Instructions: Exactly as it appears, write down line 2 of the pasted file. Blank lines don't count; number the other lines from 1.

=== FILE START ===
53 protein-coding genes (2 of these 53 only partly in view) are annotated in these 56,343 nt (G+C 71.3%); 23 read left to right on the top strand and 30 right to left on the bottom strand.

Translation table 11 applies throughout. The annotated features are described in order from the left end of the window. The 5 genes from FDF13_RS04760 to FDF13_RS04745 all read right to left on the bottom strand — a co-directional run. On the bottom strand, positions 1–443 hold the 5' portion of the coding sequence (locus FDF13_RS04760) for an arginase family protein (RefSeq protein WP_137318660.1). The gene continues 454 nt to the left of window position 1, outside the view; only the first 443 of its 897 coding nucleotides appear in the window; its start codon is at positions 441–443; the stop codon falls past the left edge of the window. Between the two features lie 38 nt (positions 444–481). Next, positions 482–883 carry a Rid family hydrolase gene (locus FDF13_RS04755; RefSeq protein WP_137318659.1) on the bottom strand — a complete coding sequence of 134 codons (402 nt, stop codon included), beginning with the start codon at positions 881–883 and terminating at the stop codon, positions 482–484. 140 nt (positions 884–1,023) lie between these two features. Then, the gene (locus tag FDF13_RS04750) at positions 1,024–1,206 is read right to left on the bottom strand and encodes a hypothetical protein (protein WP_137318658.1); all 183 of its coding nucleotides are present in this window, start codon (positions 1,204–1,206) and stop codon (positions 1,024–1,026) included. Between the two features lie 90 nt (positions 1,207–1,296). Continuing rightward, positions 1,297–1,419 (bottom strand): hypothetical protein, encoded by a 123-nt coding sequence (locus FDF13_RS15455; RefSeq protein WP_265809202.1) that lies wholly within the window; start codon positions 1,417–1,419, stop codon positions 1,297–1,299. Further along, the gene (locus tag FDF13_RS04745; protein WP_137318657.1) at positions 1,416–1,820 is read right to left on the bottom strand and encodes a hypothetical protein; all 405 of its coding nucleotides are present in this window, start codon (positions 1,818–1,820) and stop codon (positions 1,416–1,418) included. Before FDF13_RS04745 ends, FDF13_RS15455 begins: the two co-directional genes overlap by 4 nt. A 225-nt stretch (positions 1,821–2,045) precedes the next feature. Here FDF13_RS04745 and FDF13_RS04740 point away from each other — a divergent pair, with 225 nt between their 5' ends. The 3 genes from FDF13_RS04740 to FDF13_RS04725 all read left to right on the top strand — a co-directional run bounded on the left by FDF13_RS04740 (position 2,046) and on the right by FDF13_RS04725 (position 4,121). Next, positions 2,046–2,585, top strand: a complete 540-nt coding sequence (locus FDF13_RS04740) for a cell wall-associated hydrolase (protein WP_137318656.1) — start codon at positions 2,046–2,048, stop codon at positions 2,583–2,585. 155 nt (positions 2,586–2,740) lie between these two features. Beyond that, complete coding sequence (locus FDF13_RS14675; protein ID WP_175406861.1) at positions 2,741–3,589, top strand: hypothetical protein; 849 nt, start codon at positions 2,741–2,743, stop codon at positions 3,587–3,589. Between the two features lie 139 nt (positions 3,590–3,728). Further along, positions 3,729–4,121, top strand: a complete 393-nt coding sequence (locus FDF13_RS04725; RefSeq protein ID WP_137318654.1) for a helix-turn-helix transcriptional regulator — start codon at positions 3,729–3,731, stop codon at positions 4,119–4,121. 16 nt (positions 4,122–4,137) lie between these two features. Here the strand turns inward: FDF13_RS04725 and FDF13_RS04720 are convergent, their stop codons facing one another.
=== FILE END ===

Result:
Translation table 11 applies throughout. The annotated features are described in order from the left end of the window. The 5 genes from FDF13_RS04760 to FDF13_RS04745 all read right to left on the bottom strand — a co-directional run. On the bottom strand, positions 1–443 hold the 5' portion of the coding sequence (locus FDF13_RS04760) for an arginase family protein (RefSeq protein WP_137318660.1). The gene continues 454 nt to the left of window position 1, outside the view; only the first 443 of its 897 coding nucleotides appear in the window; its start codon is at positions 441–443; the stop codon falls past the left edge of the window. Between the two features lie 38 nt (positions 444–481). Next, positions 482–883 carry a Rid family hydrolase gene (locus FDF13_RS04755; RefSeq protein WP_137318659.1) on the bottom strand — a complete coding sequence of 134 codons (402 nt, stop codon included), beginning with the start codon at positions 881–883 and terminating at the stop codon, positions 482–484. 140 nt (positions 884–1,023) lie between these two features. Then, the gene (locus tag FDF13_RS04750) at positions 1,024–1,206 is read right to left on the bottom strand and encodes a hypothetical protein (protein WP_137318658.1); all 183 of its coding nucleotides are present in this window, start codon (positions 1,204–1,206) and stop codon (positions 1,024–1,026) included. Between the two features lie 90 nt (positions 1,207–1,296). Continuing rightward, positions 1,297–1,419 (bottom strand): hypothetical protein, encoded by a 123-nt coding sequence (locus FDF13_RS15455; RefSeq protein WP_265809202.1) that lies wholly within the window; start codon positions 1,417–1,419, stop codon positions 1,297–1,299. Further along, the gene (locus tag FDF13_RS04745; protein WP_137318657.1) at positions 1,416–1,820 is read right to left on the bottom strand and encodes a hypothetical protein; all 405 of its coding nucleotides are present in this window, start codon (positions 1,818–1,820) and stop codon (positions 1,416–1,418) included. Before FDF13_RS04745 ends, FDF13_RS15455 begins: the two co-directional genes overlap by 4 nt. A 225-nt stretch (positions 1,821–2,045) precedes the next feature. Here FDF13_RS04745 and FDF13_RS04740 point away from each other — a divergent pair, with 225 nt between their 5' ends. The 3 genes from FDF13_RS04740 to FDF13_RS04725 all read left to right on the top strand — a co-directional run bounded on the left by FDF13_RS04740 (position 2,046) and on the right by FDF13_RS04725 (position 4,121). Next, positions 2,046–2,585, top strand: a complete 540-nt coding sequence (locus FDF13_RS04740) for a cell wall-associated hydrolase (protein WP_137318656.1) — start codon at positions 2,046–2,048, stop codon at positions 2,583–2,585. 155 nt (positions 2,586–2,740) lie between these two features. Beyond that, complete coding sequence (locus FDF13_RS14675; protein ID WP_175406861.1) at positions 2,741–3,589, top strand: hypothetical protein; 849 nt, start codon at positions 2,741–2,743, stop codon at positions 3,587–3,589. Between the two features lie 139 nt (positions 3,590–3,728). Further along, positions 3,729–4,121, top strand: a complete 393-nt coding sequence (locus FDF13_RS04725; RefSeq protein ID WP_137318654.1) for a helix-turn-helix transcriptional regulator — start codon at positions 3,729–3,731, stop codon at positions 4,119–4,121. 16 nt (positions 4,122–4,137) lie between these two features. Here the strand turns inward: FDF13_RS04725 and FDF13_RS04720 are convergent, their stop codons facing one another.